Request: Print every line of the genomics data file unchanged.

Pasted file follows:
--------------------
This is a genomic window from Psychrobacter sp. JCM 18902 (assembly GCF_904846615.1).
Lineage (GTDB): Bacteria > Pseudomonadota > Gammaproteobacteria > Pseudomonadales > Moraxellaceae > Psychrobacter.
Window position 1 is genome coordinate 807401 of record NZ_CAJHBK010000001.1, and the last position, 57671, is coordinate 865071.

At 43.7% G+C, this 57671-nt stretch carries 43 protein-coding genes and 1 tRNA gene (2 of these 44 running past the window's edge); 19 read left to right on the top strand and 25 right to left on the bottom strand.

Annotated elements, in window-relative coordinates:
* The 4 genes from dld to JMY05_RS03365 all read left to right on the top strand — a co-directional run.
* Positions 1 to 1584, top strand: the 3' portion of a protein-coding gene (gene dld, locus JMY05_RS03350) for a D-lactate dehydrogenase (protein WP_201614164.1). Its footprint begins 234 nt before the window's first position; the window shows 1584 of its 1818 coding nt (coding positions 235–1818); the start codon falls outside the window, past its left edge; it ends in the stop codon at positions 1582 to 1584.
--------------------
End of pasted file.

This is a genomic window from Psychrobacter sp. JCM 18902 (assembly GCF_904846615.1).
Lineage (GTDB): Bacteria > Pseudomonadota > Gammaproteobacteria > Pseudomonadales > Moraxellaceae > Psychrobacter.
Window position 1 is genome coordinate 807401 of record NZ_CAJHBK010000001.1, and the last position, 57671, is coordinate 865071.

At 43.7% G+C, this 57671-nt stretch carries 43 protein-coding genes and 1 tRNA gene (2 of these 44 running past the window's edge); 19 read left to right on the top strand and 25 right to left on the bottom strand.

Annotated elements, in window-relative coordinates:
* The 4 genes from dld to JMY05_RS03365 all read left to right on the top strand — a co-directional run.
* Positions 1 to 1584, top strand: the 3' portion of a protein-coding gene (gene dld, locus JMY05_RS03350) for a D-lactate dehydrogenase (protein WP_201614164.1). Its footprint begins 234 nt before the window's first position; the window shows 1584 of its 1818 coding nt (coding positions 235–1818); the start codon falls outside the window, past its left edge; it ends in the stop codon at positions 1582 to 1584.